So far, about 400 cases have been dismissed because of these most recent revelations from the NYPD. It's too early to say how many and to what extent the victims were “innocent,” but the city seems to think 400 people were victimized by lying police officers. The police were able to lie with impunity because they enjoy the advantage of assumption of innocence. Despite the “innocent until proven guilty” mantra that all defendants are pretended to enjoy, an arrestee's word against the testimony of a police officer (and perhaps his partner) is, absent independent damning evidence of police malfeasance, next to worthless. This reputation imbalance is amplified by the unintended consequence of plea bargains: if the potential penalty is large enough, accepting a plea bargain in the face of nearly certain conviction becomes a rational decision for an innocent person. It doesn’t help that the label of “drug dealer” carries a social stigma just below “murderer” and “rapist”—and the potential sentences for drug crimes reflect that.

While the present NYPD case primarily deals with officers trying to advance their own careers, police corruption takes many different forms and affects every type of jurisdiction.

Authorities in Tulsa, Oklahoma are digging out of the mess members of their police department put them in. Nearly a dozen present and former officers of Tulsa’s police department—as well as one BATFE agent and one former officer turned-Secret Service Agent—have been implicated, terminated, indicted and/or convicted of police corruption charges ranging from, inter alia, staging illegal drug busts to embezzlement to perjury to distribution charges. At last count, 41 different people have had their federal convictions thrown out or state charges dropped as a result of the investigation into the department. Attorneys are now poring over the cases of countless other convicts and defendants who may have been railroaded by the Tulsa PD. (It should be noted that the people getting the strongest consideration are those who were na├»ve enough to refuse plea bargains at some point in the judicial process.)

Despite federal stings catching officers red-handed, confessions of wrong-doing that resulted in termination from the police or federal agencies, only four officers have pleaded or been found guilty. Five remain on the police force. The investigations into the TPD are considered closed and so the only hope for measures of justice are the investigations into case files and those related to the numerous civil suits the city faces.

The point is, these are but two recent and galling cases of police corruption. For every Tulsa and New York City there are innumerable cases of unreported shakedowns, coercive threats, and brazen theft by individual officers all over the country. This isn't the work of a few "bad apples," it's a systemic failure of police departments that are asked to solve an intractable policy problem all the while maintaining the utmost integrity on individual and organizational levels. Officers are highly incentivized to break the rules—and the law—either to satisfy the demands placed on them or to pad their own pockets. There are layers of protection built into the system to keep officers safe from public scrutiny and prosecution, and it's nearly impossible for an ordinary American—let alone an accused drug dealer—to protect herself. Meanwhile, the consequences of the legal and extra-legal drug war continue to chip away at the freedom of criminals and law-abiding Americans alike...and we are all less safe because of it.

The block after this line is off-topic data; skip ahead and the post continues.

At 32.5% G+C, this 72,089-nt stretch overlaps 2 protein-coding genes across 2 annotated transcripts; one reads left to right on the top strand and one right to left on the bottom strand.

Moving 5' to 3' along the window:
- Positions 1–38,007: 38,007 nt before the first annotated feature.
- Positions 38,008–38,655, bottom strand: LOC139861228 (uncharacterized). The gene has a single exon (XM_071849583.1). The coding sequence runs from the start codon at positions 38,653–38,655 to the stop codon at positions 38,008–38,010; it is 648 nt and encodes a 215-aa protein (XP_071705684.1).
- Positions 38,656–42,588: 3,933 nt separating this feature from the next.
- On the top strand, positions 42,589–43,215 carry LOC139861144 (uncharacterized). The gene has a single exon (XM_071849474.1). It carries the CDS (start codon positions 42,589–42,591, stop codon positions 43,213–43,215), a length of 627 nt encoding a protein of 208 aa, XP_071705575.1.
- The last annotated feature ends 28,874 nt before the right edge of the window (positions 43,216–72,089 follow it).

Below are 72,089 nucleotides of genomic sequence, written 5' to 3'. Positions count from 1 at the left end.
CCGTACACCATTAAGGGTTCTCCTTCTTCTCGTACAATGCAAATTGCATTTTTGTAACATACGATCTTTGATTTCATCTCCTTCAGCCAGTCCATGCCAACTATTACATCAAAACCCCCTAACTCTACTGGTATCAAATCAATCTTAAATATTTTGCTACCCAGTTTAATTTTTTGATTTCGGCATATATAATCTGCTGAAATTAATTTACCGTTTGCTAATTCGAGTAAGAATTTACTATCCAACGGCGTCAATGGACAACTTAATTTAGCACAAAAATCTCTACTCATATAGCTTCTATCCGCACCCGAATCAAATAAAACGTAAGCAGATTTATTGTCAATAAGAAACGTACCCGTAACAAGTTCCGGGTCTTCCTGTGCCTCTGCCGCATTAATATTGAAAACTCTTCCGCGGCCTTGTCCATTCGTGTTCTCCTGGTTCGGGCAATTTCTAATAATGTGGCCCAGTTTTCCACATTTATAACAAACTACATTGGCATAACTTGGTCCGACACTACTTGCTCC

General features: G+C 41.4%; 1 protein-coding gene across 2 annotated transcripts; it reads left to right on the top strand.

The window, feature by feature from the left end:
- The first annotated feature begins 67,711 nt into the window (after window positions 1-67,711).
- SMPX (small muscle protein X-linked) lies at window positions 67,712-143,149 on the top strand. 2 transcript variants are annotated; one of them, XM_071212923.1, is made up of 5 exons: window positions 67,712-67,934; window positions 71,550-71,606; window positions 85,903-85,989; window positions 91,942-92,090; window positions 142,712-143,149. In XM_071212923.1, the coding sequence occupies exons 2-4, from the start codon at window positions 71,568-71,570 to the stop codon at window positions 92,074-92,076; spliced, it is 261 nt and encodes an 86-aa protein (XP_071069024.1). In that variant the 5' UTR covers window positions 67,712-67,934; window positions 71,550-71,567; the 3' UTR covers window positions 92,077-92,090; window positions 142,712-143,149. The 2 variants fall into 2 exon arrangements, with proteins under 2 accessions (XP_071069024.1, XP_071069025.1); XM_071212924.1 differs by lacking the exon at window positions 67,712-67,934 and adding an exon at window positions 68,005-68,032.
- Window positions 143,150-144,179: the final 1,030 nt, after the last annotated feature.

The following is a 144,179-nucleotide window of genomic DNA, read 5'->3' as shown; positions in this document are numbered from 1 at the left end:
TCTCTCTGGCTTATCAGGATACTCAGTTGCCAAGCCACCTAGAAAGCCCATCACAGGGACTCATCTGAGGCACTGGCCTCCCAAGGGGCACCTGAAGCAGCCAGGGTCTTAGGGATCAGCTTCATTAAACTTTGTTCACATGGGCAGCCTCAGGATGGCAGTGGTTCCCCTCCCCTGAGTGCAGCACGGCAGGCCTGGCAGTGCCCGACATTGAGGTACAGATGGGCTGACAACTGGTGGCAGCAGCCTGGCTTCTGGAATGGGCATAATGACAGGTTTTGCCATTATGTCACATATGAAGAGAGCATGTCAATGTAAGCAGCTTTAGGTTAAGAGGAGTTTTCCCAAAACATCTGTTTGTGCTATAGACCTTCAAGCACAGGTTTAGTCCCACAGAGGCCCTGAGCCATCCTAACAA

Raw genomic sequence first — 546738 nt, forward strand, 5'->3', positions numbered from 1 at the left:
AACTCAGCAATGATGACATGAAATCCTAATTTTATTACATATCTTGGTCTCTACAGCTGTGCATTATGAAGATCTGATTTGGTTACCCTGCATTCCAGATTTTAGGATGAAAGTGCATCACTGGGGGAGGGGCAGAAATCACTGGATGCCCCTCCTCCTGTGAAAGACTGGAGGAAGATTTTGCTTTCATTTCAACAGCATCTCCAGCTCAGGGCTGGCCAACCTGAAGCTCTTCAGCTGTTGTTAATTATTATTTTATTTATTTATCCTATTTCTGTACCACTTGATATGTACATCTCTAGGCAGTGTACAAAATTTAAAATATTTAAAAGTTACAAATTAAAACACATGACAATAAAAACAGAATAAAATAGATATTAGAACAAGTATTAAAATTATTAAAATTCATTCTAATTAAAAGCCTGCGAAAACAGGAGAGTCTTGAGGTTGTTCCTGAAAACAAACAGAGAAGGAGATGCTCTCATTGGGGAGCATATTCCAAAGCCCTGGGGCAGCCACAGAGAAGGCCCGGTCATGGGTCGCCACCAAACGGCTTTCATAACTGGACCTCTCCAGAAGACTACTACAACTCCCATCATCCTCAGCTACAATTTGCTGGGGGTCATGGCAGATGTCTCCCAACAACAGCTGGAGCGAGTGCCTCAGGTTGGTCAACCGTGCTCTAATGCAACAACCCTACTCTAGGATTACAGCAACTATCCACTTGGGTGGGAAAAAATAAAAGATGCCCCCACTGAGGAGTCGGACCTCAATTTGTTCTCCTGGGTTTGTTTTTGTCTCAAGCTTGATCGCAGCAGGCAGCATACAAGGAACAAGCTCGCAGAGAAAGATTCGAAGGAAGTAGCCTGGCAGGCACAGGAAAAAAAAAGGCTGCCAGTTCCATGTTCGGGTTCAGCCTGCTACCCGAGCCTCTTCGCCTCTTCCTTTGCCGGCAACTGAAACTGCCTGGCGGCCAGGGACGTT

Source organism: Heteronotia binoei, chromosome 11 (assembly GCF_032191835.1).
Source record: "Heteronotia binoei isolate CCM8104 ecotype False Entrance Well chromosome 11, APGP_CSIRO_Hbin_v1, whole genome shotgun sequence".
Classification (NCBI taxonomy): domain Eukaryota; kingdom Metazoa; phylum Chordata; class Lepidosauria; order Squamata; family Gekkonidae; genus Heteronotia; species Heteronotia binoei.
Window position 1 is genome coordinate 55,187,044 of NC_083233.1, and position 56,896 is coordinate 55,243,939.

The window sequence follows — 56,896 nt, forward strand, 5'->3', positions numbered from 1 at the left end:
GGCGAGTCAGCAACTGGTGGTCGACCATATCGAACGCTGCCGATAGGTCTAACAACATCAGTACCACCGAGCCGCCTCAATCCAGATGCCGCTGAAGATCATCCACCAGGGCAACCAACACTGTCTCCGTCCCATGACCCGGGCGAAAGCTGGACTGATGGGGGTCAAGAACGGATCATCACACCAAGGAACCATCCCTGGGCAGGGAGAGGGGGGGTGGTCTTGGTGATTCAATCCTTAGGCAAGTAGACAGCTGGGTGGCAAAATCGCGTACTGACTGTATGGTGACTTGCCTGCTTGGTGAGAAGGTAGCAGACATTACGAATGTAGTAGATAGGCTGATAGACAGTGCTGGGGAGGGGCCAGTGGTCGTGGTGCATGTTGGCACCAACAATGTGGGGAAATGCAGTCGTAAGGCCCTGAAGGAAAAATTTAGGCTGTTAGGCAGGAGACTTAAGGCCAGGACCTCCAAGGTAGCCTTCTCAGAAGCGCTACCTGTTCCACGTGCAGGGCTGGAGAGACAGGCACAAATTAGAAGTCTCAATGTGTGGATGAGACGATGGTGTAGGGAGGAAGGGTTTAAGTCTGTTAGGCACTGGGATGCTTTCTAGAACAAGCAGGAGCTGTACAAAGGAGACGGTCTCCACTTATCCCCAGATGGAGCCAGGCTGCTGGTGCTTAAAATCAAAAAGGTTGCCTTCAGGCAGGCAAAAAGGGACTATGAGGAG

bellum medicamenti delenda est

50% of Americans Support Marijuana Legalization...And?

My facebook feed is exploding with glee and celebration that marijuana legalization finally enjoys the support of half of Americans. While I grant that the shift in popular opinion is encouraging, it's hardly reason for celebration.

I'm sorry to piss in everyone's corn flakes, but since when does popular opinion write policy or federal law? (Hell, when do the feds even respect it?) Sure, office holders have to run for reelection, but half of registered voters don't show up at the polls--I think it's safe to assume that the half that show up is not the exact same half that supports legalization--and drug policy isn't one of the issues that enjoys a significant bloc of single-issue voters like abortion or taxes.

Asking a question in abstract in a poll is one thing: getting people to actually understand an issue and be willing to fight against entrenched interests to see it through is entirely another. Take war for example: if you asked Americans if they prefer peace or war, I would bet my bank account peace wins.

How's that working out for you?

Again, this is a welcomed development in public opinion, but forgive me if I don't bust out the "special" brownie recipe just yet.

bellum medicamenti delenda est